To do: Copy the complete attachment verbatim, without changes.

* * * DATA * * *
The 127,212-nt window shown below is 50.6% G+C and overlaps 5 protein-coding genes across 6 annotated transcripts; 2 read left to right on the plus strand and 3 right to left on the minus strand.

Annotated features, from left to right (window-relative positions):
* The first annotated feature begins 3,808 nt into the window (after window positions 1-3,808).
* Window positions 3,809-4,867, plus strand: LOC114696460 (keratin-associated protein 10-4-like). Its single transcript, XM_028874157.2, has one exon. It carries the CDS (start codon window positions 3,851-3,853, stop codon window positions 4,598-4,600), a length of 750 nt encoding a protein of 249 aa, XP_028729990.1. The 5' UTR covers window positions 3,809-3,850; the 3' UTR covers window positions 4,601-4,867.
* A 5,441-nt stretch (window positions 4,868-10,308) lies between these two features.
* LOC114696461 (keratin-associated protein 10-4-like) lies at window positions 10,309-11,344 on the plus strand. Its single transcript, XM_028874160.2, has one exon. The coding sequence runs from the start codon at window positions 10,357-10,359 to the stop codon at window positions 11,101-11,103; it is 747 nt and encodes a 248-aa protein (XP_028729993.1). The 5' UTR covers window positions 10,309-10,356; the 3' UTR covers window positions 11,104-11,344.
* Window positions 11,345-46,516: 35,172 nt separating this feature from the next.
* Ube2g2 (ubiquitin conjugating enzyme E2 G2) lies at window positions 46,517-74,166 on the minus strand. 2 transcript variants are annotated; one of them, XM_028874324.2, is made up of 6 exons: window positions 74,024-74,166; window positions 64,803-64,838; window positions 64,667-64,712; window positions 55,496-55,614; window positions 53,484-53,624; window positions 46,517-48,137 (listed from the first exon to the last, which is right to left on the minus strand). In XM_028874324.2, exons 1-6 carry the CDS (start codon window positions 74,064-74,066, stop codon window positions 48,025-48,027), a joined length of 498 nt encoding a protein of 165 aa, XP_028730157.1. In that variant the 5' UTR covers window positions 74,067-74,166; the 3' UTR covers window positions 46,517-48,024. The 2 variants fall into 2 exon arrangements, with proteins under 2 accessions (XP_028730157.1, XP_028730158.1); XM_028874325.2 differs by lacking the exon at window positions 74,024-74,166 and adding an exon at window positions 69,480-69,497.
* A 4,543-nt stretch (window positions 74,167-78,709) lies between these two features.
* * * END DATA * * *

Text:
The 127,212-nt window shown below is 50.6% G+C and overlaps 5 protein-coding genes across 6 annotated transcripts; 2 read left to right on the plus strand and 3 right to left on the minus strand.

Annotated features, from left to right (window-relative positions):
* The first annotated feature begins 3,808 nt into the window (after window positions 1-3,808).
* Window positions 3,809-4,867, plus strand: LOC114696460 (keratin-associated protein 10-4-like). Its single transcript, XM_028874157.2, has one exon. It carries the CDS (start codon window positions 3,851-3,853, stop codon window positions 4,598-4,600), a length of 750 nt encoding a protein of 249 aa, XP_028729990.1. The 5' UTR covers window positions 3,809-3,850; the 3' UTR covers window positions 4,601-4,867.
* A 5,441-nt stretch (window positions 4,868-10,308) lies between these two features.
* LOC114696461 (keratin-associated protein 10-4-like) lies at window positions 10,309-11,344 on the plus strand. Its single transcript, XM_028874160.2, has one exon. The coding sequence runs from the start codon at window positions 10,357-10,359 to the stop codon at window positions 11,101-11,103; it is 747 nt and encodes a 248-aa protein (XP_028729993.1). The 5' UTR covers window positions 10,309-10,356; the 3' UTR covers window positions 11,104-11,344.
* Window positions 11,345-46,516: 35,172 nt separating this feature from the next.
* Ube2g2 (ubiquitin conjugating enzyme E2 G2) lies at window positions 46,517-74,166 on the minus strand. 2 transcript variants are annotated; one of them, XM_028874324.2, is made up of 6 exons: window positions 74,024-74,166; window positions 64,803-64,838; window positions 64,667-64,712; window positions 55,496-55,614; window positions 53,484-53,624; window positions 46,517-48,137 (listed from the first exon to the last, which is right to left on the minus strand). In XM_028874324.2, exons 1-6 carry the CDS (start codon window positions 74,064-74,066, stop codon window positions 48,025-48,027), a joined length of 498 nt encoding a protein of 165 aa, XP_028730157.1. In that variant the 5' UTR covers window positions 74,067-74,166; the 3' UTR covers window positions 46,517-48,024. The 2 variants fall into 2 exon arrangements, with proteins under 2 accessions (XP_028730157.1, XP_028730158.1); XM_028874325.2 differs by lacking the exon at window positions 74,024-74,166 and adding an exon at window positions 69,480-69,497.
* A 4,543-nt stretch (window positions 74,167-78,709) lies between these two features.